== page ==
Sometimes I really love it when our children mimic us! :)
Sunday, February 28, 2010
So Keilana spent the night at the VanderArk's last night, and this afternoon when it was close to time to go, auntie Amanda told her and Clayton to start cleaning up. Keilana begins to do just that, while Clayton starts doing all he can to avoid it (pretty standard, really. Keilana's a good little cleaner. Clayton and Dylan, on the other hand, are classic males. Need I say more?) So Keilana keeps asking Clayton, "Where does this go?" After attempting this question several times with no response she finally says, "Clayton, if you don't tell me where this goes, I'm just going to throw it away!"
Friday, February 26, 2010
I was hitting that Mama-needs-a-meltdown moment near the end of last week. The last few months have been insane (I know I say that a lot, but its always true; the last three years have been insane!) and all of the reality finally caught up with me. And almost two straight months of sick at our house were starting to make me loopy. Then I got sick, and had to deal with a few other emotionally taxing things at the same time. I hadn't had a break from all three of my kids at once since New Year's evening, and before that since July. It'd been raining almost constantly for two weeks. I'd had it. I made some grumpy remark to Doug. He looked at me and said, "You need to get better!" I half-laughed, half-whimpered, "I know!"
You see, for all the insanity swirling around and through our lives, I usually really am quite even-tempered and upbeat. Patient even. I struggle to ever ask for help of any kind from any one and hate anyone to ever see anything but happy and content. Its a blessing and a curse. I have my moments, where I snip at my husband or lose my patience with my kids, but they really are usually few and far between. The vast majority of my whining/complaining/ exasperating is reserved for my blog. But I wasn't terribly pleasant this week.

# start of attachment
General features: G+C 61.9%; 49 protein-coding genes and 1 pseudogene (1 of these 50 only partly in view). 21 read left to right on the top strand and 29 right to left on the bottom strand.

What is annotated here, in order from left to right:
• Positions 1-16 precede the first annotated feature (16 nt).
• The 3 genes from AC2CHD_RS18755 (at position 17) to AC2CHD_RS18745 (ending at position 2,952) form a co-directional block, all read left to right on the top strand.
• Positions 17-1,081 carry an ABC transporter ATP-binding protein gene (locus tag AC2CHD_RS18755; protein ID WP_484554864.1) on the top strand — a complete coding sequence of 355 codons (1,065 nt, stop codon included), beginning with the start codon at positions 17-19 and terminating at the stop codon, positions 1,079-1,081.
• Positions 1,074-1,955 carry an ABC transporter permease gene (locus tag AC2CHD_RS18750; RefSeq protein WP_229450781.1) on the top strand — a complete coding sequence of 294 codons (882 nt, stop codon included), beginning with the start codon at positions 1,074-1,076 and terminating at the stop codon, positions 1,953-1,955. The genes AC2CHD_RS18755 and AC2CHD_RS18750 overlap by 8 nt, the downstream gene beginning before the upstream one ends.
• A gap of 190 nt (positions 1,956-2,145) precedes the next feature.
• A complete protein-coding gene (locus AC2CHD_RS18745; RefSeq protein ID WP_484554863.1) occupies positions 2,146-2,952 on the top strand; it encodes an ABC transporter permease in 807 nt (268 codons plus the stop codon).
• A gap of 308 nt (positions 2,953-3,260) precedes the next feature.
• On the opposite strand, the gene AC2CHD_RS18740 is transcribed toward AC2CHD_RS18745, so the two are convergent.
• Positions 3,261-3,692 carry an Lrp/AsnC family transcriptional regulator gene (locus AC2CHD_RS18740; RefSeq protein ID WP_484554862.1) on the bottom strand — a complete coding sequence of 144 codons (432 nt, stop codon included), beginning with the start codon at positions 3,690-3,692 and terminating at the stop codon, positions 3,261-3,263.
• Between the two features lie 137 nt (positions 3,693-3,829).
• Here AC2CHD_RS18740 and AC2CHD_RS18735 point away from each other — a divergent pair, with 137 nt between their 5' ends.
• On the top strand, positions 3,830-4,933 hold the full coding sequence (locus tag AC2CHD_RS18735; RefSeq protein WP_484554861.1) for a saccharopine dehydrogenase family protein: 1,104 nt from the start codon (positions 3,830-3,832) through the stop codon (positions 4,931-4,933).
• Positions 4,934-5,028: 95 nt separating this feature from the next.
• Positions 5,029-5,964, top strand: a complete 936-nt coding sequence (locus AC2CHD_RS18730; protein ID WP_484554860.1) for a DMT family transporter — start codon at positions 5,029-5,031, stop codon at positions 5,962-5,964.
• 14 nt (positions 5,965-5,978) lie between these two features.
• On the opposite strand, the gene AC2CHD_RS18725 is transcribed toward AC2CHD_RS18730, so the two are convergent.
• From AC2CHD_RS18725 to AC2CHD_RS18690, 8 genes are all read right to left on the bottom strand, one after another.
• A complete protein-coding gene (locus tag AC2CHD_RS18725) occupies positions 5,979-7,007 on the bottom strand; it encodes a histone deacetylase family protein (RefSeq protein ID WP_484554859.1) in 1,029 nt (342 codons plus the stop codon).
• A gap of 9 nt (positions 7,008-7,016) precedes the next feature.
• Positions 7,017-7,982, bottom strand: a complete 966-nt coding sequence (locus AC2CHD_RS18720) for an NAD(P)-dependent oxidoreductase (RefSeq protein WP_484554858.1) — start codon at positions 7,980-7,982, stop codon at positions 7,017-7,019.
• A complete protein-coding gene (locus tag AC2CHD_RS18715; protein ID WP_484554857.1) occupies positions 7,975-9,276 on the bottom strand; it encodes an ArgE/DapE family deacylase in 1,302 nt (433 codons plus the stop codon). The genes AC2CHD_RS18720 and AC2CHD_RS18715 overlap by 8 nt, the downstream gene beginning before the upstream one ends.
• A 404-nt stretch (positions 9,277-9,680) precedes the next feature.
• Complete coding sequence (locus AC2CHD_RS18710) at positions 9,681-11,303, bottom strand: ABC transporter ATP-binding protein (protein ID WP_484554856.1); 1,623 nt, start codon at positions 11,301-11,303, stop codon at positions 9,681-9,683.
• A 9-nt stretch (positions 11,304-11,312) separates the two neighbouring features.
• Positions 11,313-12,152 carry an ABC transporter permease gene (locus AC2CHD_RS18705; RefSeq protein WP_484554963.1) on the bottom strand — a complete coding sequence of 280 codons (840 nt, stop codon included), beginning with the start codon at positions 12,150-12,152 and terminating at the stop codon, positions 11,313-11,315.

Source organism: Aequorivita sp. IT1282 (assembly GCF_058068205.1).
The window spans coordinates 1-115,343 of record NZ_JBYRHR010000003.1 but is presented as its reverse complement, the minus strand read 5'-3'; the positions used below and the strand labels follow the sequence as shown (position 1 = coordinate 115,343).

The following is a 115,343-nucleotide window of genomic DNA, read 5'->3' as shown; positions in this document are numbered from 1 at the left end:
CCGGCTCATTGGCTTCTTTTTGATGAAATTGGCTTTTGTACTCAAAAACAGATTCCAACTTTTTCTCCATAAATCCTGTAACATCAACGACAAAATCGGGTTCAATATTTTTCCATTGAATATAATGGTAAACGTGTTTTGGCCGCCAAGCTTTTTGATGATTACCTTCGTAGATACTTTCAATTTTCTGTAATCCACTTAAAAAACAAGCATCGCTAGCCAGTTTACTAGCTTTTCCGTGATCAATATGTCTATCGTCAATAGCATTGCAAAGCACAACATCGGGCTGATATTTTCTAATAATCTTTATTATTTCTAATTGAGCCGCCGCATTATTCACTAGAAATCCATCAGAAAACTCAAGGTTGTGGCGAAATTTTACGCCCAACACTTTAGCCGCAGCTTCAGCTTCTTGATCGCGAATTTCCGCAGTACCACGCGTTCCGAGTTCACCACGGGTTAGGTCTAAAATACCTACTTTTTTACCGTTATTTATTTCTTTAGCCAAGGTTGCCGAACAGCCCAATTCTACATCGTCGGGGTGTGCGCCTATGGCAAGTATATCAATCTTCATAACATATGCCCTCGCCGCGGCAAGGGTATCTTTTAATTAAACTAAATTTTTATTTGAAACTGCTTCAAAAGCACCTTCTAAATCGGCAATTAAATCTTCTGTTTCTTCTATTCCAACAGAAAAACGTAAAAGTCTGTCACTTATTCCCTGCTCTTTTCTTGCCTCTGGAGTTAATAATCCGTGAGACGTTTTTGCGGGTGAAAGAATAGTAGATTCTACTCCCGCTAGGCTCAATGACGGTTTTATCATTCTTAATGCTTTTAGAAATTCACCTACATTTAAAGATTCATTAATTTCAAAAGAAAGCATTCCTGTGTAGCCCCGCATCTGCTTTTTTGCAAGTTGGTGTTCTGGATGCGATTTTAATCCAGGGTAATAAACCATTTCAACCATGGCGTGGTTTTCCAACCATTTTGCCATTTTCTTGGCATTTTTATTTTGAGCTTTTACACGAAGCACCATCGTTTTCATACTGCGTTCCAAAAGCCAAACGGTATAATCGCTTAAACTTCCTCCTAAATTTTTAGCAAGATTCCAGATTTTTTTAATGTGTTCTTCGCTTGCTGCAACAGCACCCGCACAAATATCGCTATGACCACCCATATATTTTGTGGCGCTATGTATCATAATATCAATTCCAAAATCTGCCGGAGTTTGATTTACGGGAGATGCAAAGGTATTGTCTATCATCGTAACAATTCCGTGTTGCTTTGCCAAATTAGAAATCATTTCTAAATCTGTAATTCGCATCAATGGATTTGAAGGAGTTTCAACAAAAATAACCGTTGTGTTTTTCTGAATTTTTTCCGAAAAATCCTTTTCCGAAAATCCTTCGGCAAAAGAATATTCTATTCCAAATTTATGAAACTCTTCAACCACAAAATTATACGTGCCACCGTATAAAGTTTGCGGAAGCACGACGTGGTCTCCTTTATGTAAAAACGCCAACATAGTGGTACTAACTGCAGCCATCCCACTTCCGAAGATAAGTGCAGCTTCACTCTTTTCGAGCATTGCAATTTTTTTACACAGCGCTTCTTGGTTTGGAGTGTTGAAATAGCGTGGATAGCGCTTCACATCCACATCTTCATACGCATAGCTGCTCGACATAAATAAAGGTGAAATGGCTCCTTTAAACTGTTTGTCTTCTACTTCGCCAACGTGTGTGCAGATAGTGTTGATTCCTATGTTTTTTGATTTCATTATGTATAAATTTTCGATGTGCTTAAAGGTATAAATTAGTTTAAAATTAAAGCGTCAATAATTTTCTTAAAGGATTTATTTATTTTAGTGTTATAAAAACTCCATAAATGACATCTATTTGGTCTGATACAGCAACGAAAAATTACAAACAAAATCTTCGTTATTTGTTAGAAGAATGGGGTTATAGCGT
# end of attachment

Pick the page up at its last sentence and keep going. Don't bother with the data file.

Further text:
Monday, Doug came home for his lunch, and then suggested that when Keilana got out of school that afternoon we drop off the kids and disappear. Amanda agreed to take them on short notice and kept them all afternoon until bedtime for us--fed them dinner, got them bathed and in PJs. She's awesome. I love her. I can't begin to tell you how fantastic and fun and thoughtful and splendid she's been the last 8 months--I'm so glad she's my sister. Anyway, we drove Yokohl Valley, enjoyed the green hills and overcast afternoon and then wandered to Visalia and Tulare to do a little much-needed kitchen shopping. I love being able to wander around stores without my short people. We had Chili's salads for dinner. And got home just in time to put kids to bed and just enjoy an evening knitting in front of the TV.
Yesterday, Emily, a very dear friend of mine, texted me at about 3 o'clock: "We're going out tonight. Do you guys want to come?" I called Doug, who drove to Tulare and picked up Brad so he could sit with the kids. We went to Visalia with Clint and Emily and Kindon and Angie and had dinner at Fugazzi's (sweet potato fries to die for. so delicious.). Great friends, great conversation. Adult interaction. So important. I never had a very hard time being alone--I was often a little too content to have conversations with the people in my head. But being alone with kids all the time is very much different than just being alone. I'm starting to feel human again. I should try to make a habit of this.
Tuesday, February 23, 2010
Sitting on the swings at the park
watching my two older monkeys
as they act out some hilarious make-believe
on top of the jungle gym,
holding my baby girl
her warm little cheek nuzzled against me
her chubby little arms around my neck
enjoying the gentle motion of the swing
and the comforting security
of my arms around her.
of a life where everyone's always healthy,
the sun always shines,
mommy's arms are always there when you want them
and there's always a happy baby to snuggle.
We only have it in moments.
But we're working on getting there forever.
Day by day.
Friday, February 19, 2010